Pay.gov, a government website that collects payments to federal agencies, has added PayPal and Dwolla to its list of options.
Johnathan Nightingale, Mozilla's vice president of Firefox, is leaving. Firefox is stronger now after a tough 2014, he says, but his departure means more unsettled times for the browser maker.
Lytro has opened up its light-field technology platform for companies to develop custom cameras. NASA and the Department of Defense are among the first to jump on board.
David Sacks, co-founder of the social-networking vendor, announces departure on Twitter.
The new QX30 design concept from Infiniti shows the company is willing to take risks in a market where boring wins the most sales.
Looking to be transparent, the US government agency brings data-driven energy usage charts, which include everything from crude oil production to wind generation to gasoline prices, to the web.
Judge Lucy Koh in August rejected the companies' initial $324.5 million offer to settle the case accusing four Silicon Valley giants of conspiring to stay away from each other's employees.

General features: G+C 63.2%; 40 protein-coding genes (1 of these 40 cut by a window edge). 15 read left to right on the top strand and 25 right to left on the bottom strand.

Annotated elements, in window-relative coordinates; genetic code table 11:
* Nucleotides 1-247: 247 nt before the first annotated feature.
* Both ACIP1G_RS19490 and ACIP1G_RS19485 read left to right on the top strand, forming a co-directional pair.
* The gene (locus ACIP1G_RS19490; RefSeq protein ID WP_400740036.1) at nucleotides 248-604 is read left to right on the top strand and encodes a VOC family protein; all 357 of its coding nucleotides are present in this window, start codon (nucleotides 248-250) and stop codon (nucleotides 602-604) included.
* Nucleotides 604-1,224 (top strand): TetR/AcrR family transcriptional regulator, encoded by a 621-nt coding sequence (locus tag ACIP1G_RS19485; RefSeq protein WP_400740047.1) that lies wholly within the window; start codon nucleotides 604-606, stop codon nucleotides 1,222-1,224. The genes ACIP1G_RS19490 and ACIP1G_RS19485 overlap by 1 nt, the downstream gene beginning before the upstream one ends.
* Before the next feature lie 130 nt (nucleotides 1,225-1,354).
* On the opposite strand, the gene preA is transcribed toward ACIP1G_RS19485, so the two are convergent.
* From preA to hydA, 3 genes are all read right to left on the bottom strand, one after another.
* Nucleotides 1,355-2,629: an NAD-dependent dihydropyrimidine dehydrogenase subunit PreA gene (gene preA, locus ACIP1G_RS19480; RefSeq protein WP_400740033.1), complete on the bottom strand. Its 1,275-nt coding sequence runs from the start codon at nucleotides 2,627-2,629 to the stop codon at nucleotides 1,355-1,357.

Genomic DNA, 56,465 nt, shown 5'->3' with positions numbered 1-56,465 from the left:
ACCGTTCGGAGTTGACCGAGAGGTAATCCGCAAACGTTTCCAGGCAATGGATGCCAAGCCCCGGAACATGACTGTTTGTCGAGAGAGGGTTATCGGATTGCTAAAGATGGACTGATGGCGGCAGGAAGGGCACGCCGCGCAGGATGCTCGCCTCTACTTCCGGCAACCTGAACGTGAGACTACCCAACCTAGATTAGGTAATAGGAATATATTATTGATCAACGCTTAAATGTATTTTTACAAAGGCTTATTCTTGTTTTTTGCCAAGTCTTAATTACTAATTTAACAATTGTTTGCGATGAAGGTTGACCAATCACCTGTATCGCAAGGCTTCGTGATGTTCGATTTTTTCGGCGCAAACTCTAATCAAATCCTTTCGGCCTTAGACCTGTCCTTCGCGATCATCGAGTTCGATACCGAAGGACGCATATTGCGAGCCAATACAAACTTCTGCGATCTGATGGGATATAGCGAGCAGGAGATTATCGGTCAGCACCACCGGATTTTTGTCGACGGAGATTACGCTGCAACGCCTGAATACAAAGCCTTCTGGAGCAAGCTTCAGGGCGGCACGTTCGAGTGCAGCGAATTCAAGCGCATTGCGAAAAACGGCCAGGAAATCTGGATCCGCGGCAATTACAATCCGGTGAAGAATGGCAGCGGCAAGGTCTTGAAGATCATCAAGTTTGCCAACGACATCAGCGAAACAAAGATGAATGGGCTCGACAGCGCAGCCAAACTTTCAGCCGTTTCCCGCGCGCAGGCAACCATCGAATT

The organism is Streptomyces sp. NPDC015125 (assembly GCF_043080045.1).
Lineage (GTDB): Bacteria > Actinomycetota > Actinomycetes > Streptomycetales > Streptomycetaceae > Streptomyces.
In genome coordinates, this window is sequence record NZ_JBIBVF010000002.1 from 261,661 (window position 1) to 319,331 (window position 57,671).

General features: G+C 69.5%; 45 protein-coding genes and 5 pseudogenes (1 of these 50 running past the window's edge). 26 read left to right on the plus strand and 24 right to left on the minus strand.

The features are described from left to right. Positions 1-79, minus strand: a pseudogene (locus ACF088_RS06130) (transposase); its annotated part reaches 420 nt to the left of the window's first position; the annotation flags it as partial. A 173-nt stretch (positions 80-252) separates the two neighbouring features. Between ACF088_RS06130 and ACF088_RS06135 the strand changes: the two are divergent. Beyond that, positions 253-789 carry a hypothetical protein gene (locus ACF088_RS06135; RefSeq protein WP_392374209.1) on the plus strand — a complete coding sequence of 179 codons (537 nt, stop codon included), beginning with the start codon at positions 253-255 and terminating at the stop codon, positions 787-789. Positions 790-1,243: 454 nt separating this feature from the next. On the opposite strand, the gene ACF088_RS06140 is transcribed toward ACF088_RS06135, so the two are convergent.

One day after the FCC adopted new Net neutrality rules, consumers are left scratching their heads about what it means for their Web-surfing experience. Has anything really changed?
Technically Incorrect: Seattle police, taking part in a pilot program to test the use of bodycams, creates a YouTube channel to release the footage. But it's heavily redacted.
Google's social maestro Vic Gundotra leaves the company, raising questions about the future of the troubled Google+ social network.